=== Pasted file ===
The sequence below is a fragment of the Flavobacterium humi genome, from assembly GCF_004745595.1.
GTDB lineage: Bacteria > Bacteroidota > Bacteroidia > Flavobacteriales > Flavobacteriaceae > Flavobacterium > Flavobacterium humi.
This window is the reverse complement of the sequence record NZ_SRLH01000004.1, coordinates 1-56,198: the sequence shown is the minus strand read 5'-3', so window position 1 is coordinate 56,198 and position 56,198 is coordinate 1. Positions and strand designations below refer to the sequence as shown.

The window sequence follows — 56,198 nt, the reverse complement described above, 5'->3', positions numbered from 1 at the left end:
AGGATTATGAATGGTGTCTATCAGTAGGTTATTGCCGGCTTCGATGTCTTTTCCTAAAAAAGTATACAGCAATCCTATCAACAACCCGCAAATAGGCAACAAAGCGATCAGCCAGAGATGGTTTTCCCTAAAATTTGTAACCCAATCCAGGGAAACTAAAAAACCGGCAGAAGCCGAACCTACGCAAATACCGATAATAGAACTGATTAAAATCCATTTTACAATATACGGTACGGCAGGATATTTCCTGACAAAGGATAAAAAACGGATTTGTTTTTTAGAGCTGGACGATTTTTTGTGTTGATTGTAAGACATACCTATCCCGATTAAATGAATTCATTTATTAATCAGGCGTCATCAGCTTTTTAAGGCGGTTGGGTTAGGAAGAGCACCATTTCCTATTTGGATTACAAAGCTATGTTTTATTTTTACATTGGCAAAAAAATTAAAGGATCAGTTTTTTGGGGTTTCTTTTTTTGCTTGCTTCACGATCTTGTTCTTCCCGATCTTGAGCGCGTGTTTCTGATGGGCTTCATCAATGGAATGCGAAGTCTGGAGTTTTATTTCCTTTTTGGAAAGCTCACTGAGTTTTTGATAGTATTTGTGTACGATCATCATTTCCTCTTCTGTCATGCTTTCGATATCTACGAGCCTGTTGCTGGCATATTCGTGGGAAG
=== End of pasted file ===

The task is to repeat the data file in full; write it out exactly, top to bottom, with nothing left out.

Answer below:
The sequence below is a fragment of the Flavobacterium humi genome, from assembly GCF_004745595.1.
GTDB lineage: Bacteria > Bacteroidota > Bacteroidia > Flavobacteriales > Flavobacteriaceae > Flavobacterium > Flavobacterium humi.
This window is the reverse complement of the sequence record NZ_SRLH01000004.1, coordinates 1-56,198: the sequence shown is the minus strand read 5'-3', so window position 1 is coordinate 56,198 and position 56,198 is coordinate 1. Positions and strand designations below refer to the sequence as shown.

The window sequence follows — 56,198 nt, the reverse complement described above, 5'->3', positions numbered from 1 at the left end:
AGGATTATGAATGGTGTCTATCAGTAGGTTATTGCCGGCTTCGATGTCTTTTCCTAAAAAAGTATACAGCAATCCTATCAACAACCCGCAAATAGGCAACAAAGCGATCAGCCAGAGATGGTTTTCCCTAAAATTTGTAACCCAATCCAGGGAAACTAAAAAACCGGCAGAAGCCGAACCTACGCAAATACCGATAATAGAACTGATTAAAATCCATTTTACAATATACGGTACGGCAGGATATTTCCTGACAAAGGATAAAAAACGGATTTGTTTTTTAGAGCTGGACGATTTTTTGTGTTGATTGTAAGACATACCTATCCCGATTAAATGAATTCATTTATTAATCAGGCGTCATCAGCTTTTTAAGGCGGTTGGGTTAGGAAGAGCACCATTTCCTATTTGGATTACAAAGCTATGTTTTATTTTTACATTGGCAAAAAAATTAAAGGATCAGTTTTTTGGGGTTTCTTTTTTTGCTTGCTTCACGATCTTGTTCTTCCCGATCTTGAGCGCGTGTTTCTGATGGGCTTCATCAATGGAATGCGAAGTCTGGAGTTTTATTTCCTTTTTGGAAAGCTCACTGAGTTTTTGATAGTATTTGTGTACGATCATCATTTCCTCTTCTGTCATGCTTTCGATATCTACGAGCCTGTTGCTGGCATATTCGTGGGAAG